When servedat is run with sufficient privileges, it can access the host operating system's authentication databases. This may include PAM, Active Directory, passwd, LDAP, NIS, or any other sources tied to operating system logon mechanisms. If the server host is a network client, servedat will inherit access to the remote authentication databases as well. Operations performed using system logons will inherit whatever privileges and limitations are assigned by the operating system.
This allows system users to access the server using the same credentials and privileges as they would for FTP, SCP, SSH, or a console login. It also allows administrators to control access using existing authentication databases.
The preferred method to enable SysAuth is to set "SysAuth 1" in a configuration file, or specify "-S" on the command line. Alternatively, SysAuth will be turned on by default if servedat is run as root or as a Windows service, and no AuthFile is specified.
It is strongly recommended that you explicitly set SysAuth instead of relying on the default behavior. Otherwise it could be unexpectedly disabled if you later add an on AuthFile. The default behavior may change in a future release.
Note that AuthFile usernames take priority over SysAuth usernames. So if a username exists in both databases, only the AuthFile record will be used. This may change in a future version.
To avoid overloading the system authentication database during high traffic volume, system user records are cached for up to 60 seconds. If you make changes to a system user's authentication record, those changes may not take effect in servedat for up to 60 seconds after the last access. Restarting servedat will clear the cache immediately, and force all clients to retry.
On Windows systems, the LogonUser() facility is used to authenticate users and retrieve access privileges. If the system is configured to use Active Directory, LDAP, NIS, or other authentication services, those databases will be inherited through LogonUser(). Alternate Domains may be specified by the client: see each client's Authentication documentation for details.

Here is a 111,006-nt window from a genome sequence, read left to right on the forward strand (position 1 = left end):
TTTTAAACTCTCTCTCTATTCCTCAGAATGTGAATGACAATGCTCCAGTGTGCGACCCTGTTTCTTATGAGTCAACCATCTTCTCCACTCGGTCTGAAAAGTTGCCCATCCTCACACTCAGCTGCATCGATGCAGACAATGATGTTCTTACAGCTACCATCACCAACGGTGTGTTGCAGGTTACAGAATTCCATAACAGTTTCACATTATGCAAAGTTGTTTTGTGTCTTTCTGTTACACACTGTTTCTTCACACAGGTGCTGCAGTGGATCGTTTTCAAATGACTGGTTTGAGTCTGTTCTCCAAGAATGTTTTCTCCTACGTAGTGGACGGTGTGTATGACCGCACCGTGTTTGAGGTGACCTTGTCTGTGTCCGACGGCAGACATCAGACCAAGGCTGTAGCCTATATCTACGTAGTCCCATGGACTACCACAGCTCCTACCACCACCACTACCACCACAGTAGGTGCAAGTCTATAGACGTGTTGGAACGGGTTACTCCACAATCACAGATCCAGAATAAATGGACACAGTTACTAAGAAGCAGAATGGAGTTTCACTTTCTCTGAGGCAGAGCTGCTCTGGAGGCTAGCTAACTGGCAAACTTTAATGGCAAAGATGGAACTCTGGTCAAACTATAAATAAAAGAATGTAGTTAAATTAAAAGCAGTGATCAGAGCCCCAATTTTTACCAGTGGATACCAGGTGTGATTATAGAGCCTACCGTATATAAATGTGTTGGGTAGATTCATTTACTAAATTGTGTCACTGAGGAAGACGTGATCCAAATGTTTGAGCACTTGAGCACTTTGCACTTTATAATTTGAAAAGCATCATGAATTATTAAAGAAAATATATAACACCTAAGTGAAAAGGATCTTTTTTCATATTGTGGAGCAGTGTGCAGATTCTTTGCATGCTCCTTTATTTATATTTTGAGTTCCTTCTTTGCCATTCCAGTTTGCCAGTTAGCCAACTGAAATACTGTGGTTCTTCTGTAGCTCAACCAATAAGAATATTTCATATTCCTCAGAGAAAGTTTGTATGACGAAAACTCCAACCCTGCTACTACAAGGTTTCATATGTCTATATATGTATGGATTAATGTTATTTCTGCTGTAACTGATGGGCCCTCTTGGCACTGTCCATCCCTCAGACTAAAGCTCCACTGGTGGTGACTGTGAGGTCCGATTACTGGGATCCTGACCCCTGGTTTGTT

Windows does not create a user's profile (home) directory until the first time the user logs onto the desktop. If a user has never logged onto the desktop of the machine running servedat, and SysHome has not been set, then they will instead be directed to the default home. See the Home Directories chapter for details.
On Mac OS X, Linux, FreeBSD, AIX, and Solaris x86, the PAM system is used to access available system authentication services. Mac OS X installs a custom "servedat" PAM module, while AIX uses the standard "login" module. Linux, FreeBSD, and Solaris x86 use the standard "sshd" module. If you have problems with the default module or if you wish to create a custom PAM service module, you can specify a different module name by using the ServiceName (-V) option.
For HP-UX and Solaris Sparc, the system password file will be checked via getpwnam(). If the system is configured to use Active Directory, LDAP, NIS, or other authentication services, those databases may be inherited through getpwnam(). As a fallback, if no record is found in getpwnam() or if its password field starts with '+', and an NIS domain has been detected, then NIS will be used to lookup the username. Note that a local passwd entry will override an NIS network entry. When inheriting authentication from an external source such as Active Directory, LDAP, or NIS, the service must provide a unix crypt style password hash.
When servedat is running with sufficient privileges, System Users are granted the user id, group id, and supplemental group ids of their login. If a user has more than 32 supplemental groups, some or all supplemental groups may be omitted. Some environments may support fewer supplemental groups. Check the server logs for warnings if System Users are not receiving the privileges you expect. If servedat is not running as a privileged process, System Authentication will not be available on most systems.
System authenticated users will normally be allowed full access to all available filesystems by using absolute pathnames (paths starting with a '/' or in Windows with a volume label such as "C:"). You can override this access server-wide with the configuration variable RestrictHome.
Windows: Access to network mounted filesystems is restricted by the Windows operating system. If a network mounted filesystem requires user authentication, then a client will only be able to access it if the username is authenticated with System Authentication (not AuthFile) and the given username and password are the same on both the servedat system and the network file server.
For more details about NAS authentication, see Tech Note 0031.